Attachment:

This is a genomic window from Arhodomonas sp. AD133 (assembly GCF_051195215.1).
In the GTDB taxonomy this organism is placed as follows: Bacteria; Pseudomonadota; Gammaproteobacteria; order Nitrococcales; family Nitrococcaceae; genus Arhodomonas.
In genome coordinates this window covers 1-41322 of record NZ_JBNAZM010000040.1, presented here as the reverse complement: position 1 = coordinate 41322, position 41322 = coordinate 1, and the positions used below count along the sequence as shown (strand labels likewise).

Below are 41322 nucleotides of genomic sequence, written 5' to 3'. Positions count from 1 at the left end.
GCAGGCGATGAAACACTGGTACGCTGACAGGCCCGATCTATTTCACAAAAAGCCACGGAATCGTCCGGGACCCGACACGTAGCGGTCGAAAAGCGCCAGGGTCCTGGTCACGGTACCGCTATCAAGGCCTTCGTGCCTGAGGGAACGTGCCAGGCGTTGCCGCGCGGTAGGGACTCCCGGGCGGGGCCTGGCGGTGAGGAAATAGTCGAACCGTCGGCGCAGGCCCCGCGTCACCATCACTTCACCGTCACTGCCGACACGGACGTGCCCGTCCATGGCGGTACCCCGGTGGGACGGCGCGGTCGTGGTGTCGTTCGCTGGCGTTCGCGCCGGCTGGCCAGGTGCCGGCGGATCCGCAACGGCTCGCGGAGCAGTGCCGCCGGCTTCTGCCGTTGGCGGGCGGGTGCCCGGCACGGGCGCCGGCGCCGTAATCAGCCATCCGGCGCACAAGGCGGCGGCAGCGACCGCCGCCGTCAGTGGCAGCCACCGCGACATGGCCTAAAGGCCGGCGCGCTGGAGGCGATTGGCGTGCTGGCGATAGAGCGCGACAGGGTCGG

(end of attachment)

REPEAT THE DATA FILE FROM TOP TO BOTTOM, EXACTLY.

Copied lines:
This is a genomic window from Arhodomonas sp. AD133 (assembly GCF_051195215.1).
In the GTDB taxonomy this organism is placed as follows: Bacteria; Pseudomonadota; Gammaproteobacteria; order Nitrococcales; family Nitrococcaceae; genus Arhodomonas.
In genome coordinates this window covers 1-41322 of record NZ_JBNAZM010000040.1, presented here as the reverse complement: position 1 = coordinate 41322, position 41322 = coordinate 1, and the positions used below count along the sequence as shown (strand labels likewise).

Below are 41322 nucleotides of genomic sequence, written 5' to 3'. Positions count from 1 at the left end.
GCAGGCGATGAAACACTGGTACGCTGACAGGCCCGATCTATTTCACAAAAAGCCACGGAATCGTCCGGGACCCGACACGTAGCGGTCGAAAAGCGCCAGGGTCCTGGTCACGGTACCGCTATCAAGGCCTTCGTGCCTGAGGGAACGTGCCAGGCGTTGCCGCGCGGTAGGGACTCCCGGGCGGGGCCTGGCGGTGAGGAAATAGTCGAACCGTCGGCGCAGGCCCCGCGTCACCATCACTTCACCGTCACTGCCGACACGGACGTGCCCGTCCATGGCGGTACCCCGGTGGGACGGCGCGGTCGTGGTGTCGTTCGCTGGCGTTCGCGCCGGCTGGCCAGGTGCCGGCGGATCCGCAACGGCTCGCGGAGCAGTGCCGCCGGCTTCTGCCGTTGGCGGGCGGGTGCCCGGCACGGGCGCCGGCGCCGTAATCAGCCATCCGGCGCACAAGGCGGCGGCAGCGACCGCCGCCGTCAGTGGCAGCCACCGCGACATGGCCTAAAGGCCGGCGCGCTGGAGGCGATTGGCGTGCTGGCGATAGAGCGCGACAGGGTCGG